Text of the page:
I did. And what emerges is the image of an anti-immigration astro-turf organization, one of a network of as many as 13 founded by retired opthamologist John Tanton, who has been credited with almost single-handedly creating the anti-immigration movement in America. The Southern Poverty Law Center has this to say about the CIS:

“Although the think tank bills itself as an “independent” organization with a “pro-immigrant” if “low-immigration” vision, the reality is that CIS has never found any aspect of immigration that it liked. There’s a reason for that.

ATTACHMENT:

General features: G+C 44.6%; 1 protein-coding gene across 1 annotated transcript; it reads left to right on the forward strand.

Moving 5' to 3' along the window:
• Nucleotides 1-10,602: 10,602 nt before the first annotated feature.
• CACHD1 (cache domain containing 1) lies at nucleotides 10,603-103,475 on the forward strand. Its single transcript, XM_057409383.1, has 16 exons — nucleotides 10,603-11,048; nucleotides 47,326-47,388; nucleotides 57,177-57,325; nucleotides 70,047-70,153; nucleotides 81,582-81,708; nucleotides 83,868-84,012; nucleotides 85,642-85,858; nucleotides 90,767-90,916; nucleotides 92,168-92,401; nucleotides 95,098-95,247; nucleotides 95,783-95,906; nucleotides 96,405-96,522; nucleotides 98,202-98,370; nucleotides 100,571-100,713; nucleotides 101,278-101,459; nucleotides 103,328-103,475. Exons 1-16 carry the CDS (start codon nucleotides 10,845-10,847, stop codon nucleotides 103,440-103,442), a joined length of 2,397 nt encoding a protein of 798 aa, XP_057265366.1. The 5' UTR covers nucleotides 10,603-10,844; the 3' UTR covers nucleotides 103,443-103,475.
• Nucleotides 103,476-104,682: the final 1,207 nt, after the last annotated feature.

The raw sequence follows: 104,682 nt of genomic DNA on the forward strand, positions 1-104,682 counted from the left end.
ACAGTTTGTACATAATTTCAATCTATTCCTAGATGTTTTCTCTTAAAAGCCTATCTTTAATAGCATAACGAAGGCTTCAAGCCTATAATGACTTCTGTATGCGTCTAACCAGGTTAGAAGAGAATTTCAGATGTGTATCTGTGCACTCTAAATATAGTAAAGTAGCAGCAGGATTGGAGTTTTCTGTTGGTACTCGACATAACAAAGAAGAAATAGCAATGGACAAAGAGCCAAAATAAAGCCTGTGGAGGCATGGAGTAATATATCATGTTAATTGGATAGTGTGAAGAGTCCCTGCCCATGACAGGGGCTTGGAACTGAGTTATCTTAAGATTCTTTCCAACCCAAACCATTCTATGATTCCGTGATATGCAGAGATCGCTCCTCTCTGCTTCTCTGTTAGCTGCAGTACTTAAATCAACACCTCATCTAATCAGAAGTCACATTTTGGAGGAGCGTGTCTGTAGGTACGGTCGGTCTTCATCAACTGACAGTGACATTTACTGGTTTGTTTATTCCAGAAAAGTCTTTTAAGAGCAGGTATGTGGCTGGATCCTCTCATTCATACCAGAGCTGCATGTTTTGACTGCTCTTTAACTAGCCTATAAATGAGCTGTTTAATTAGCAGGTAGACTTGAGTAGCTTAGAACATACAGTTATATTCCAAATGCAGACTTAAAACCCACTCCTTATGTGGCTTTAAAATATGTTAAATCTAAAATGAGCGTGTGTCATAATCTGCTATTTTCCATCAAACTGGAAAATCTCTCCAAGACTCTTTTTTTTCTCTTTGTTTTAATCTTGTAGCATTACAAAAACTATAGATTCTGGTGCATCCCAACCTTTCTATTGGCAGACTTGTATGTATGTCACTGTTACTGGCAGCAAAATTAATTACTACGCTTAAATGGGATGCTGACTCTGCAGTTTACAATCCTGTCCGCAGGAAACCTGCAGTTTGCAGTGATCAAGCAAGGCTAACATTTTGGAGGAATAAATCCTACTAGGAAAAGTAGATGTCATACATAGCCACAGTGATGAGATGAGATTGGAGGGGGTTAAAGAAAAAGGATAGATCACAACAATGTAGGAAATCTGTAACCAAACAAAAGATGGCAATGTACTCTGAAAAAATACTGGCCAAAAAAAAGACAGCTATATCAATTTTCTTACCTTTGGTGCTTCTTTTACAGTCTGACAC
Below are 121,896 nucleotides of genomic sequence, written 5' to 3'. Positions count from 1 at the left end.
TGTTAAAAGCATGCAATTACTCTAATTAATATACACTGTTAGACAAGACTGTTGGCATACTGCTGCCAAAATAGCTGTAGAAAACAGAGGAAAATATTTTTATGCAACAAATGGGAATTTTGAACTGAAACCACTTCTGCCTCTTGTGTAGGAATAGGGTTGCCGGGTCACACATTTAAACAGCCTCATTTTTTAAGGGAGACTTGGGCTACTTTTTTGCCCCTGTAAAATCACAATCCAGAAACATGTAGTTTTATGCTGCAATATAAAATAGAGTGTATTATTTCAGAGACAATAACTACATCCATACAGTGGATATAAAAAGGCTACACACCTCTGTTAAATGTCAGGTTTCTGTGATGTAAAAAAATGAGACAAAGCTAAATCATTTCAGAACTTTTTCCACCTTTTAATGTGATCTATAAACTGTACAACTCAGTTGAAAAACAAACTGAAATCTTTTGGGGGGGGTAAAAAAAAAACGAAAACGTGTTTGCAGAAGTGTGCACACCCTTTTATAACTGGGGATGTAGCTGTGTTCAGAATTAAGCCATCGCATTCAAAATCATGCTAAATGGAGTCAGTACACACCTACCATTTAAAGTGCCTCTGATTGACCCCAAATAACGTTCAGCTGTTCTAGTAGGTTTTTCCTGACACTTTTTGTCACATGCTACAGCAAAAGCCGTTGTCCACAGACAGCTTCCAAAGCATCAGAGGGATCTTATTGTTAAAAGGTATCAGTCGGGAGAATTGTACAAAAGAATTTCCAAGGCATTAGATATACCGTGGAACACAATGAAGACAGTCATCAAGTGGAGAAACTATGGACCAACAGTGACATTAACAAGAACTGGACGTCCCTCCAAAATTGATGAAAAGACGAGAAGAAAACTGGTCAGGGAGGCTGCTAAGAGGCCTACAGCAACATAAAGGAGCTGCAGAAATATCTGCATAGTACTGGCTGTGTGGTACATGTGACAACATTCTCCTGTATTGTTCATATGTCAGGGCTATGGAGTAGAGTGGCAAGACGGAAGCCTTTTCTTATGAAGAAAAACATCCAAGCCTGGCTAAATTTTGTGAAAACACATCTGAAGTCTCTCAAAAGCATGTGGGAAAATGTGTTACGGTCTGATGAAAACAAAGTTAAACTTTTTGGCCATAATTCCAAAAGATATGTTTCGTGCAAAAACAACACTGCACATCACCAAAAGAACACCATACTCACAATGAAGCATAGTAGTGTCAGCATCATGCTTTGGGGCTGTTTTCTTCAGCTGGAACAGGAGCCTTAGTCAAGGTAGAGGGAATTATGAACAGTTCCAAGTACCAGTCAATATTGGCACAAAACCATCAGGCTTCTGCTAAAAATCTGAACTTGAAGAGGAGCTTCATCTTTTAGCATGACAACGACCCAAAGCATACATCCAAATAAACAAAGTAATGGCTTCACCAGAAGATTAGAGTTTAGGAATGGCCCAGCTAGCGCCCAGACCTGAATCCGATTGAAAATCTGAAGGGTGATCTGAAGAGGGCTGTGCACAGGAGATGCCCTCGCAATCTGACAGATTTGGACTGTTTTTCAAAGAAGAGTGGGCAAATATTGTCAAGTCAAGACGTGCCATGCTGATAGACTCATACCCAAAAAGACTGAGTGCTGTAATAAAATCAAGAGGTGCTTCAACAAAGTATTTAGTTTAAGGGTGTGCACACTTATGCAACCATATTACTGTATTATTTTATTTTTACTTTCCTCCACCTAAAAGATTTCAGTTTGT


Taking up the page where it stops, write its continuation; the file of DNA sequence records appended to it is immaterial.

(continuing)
Although you’d never know it to read its materials, CIS was started in 1985 by a Michigan ophthalmologist named John Tanton — a man known for his racist statements about Latinos, his decades-long flirtation with white nationalists and Holocaust deniers, and his publication of ugly racist materials…”

But, isn't the Southern Poverty Law Center itself just some kind of glorified liberal front group? I don't think so, but on this issue at least you can check out the veracity of their claim simply by going online to John Tanton's magazine, "The Social Contract", and doing a little first hand research of your own. Check out the archive of articles, the articles themselves, the book reviews, the book reviewers, and all the rest. If you don't have time for that, you might as well accept the verdict I myself arrived at by doing this. "The Social Contract" is little more than a portal for a great deal of hard core racial and religious bigotry to creep into the national dialogue.